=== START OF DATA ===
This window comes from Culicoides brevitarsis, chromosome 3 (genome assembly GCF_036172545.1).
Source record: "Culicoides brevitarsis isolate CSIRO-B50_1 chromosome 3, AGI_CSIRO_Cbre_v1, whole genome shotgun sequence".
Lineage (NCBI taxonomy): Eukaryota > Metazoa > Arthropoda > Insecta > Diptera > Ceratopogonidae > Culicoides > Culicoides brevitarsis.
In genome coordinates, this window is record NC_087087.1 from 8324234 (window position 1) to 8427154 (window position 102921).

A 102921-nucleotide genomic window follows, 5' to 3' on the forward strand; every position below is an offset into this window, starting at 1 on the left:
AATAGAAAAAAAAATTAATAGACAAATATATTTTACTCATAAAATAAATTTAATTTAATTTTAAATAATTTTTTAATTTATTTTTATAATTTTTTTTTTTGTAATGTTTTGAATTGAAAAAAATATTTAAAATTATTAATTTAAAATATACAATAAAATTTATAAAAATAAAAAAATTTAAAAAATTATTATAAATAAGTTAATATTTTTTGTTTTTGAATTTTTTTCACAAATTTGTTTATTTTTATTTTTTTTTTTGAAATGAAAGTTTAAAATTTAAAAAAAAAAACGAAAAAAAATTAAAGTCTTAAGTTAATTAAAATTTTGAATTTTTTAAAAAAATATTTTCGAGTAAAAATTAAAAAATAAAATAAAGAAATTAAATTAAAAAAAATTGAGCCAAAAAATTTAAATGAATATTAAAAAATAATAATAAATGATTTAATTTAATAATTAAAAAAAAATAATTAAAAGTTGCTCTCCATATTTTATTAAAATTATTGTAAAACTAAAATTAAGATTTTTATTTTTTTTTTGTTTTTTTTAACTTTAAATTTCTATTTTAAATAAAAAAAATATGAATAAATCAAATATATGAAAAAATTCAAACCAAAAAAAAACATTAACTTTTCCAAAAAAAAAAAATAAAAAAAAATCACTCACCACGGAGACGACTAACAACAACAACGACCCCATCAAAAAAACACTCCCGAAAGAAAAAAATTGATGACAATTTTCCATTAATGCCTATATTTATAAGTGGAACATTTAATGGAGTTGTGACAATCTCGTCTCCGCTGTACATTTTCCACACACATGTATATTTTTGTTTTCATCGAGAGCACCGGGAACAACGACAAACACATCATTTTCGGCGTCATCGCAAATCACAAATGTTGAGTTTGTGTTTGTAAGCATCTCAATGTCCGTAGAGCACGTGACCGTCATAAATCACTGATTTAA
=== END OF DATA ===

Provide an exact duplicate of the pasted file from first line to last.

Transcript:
This window comes from Culicoides brevitarsis, chromosome 3 (genome assembly GCF_036172545.1).
Source record: "Culicoides brevitarsis isolate CSIRO-B50_1 chromosome 3, AGI_CSIRO_Cbre_v1, whole genome shotgun sequence".
Lineage (NCBI taxonomy): Eukaryota > Metazoa > Arthropoda > Insecta > Diptera > Ceratopogonidae > Culicoides > Culicoides brevitarsis.
In genome coordinates, this window is record NC_087087.1 from 8324234 (window position 1) to 8427154 (window position 102921).

A 102921-nucleotide genomic window follows, 5' to 3' on the forward strand; every position below is an offset into this window, starting at 1 on the left:
AATAGAAAAAAAAATTAATAGACAAATATATTTTACTCATAAAATAAATTTAATTTAATTTTAAATAATTTTTTAATTTATTTTTATAATTTTTTTTTTTGTAATGTTTTGAATTGAAAAAAATATTTAAAATTATTAATTTAAAATATACAATAAAATTTATAAAAATAAAAAAATTTAAAAAATTATTATAAATAAGTTAATATTTTTTGTTTTTGAATTTTTTTCACAAATTTGTTTATTTTTATTTTTTTTTTTGAAATGAAAGTTTAAAATTTAAAAAAAAAAACGAAAAAAAATTAAAGTCTTAAGTTAATTAAAATTTTGAATTTTTTAAAAAAATATTTTCGAGTAAAAATTAAAAAATAAAATAAAGAAATTAAATTAAAAAAAATTGAGCCAAAAAATTTAAATGAATATTAAAAAATAATAATAAATGATTTAATTTAATAATTAAAAAAAAATAATTAAAAGTTGCTCTCCATATTTTATTAAAATTATTGTAAAACTAAAATTAAGATTTTTATTTTTTTTTTGTTTTTTTTAACTTTAAATTTCTATTTTAAATAAAAAAAATATGAATAAATCAAATATATGAAAAAATTCAAACCAAAAAAAAACATTAACTTTTCCAAAAAAAAAAAATAAAAAAAAATCACTCACCACGGAGACGACTAACAACAACAACGACCCCATCAAAAAAACACTCCCGAAAGAAAAAAATTGATGACAATTTTCCATTAATGCCTATATTTATAAGTGGAACATTTAATGGAGTTGTGACAATCTCGTCTCCGCTGTACATTTTCCACACACATGTATATTTTTGTTTTCATCGAGAGCACCGGGAACAACGACAAACACATCATTTTCGGCGTCATCGCAAATCACAAATGTTGAGTTTGTGTTTGTAAGCATCTCAATGTCCGTAGAGCACGTGACCGTCATAAATCACTGATTTAA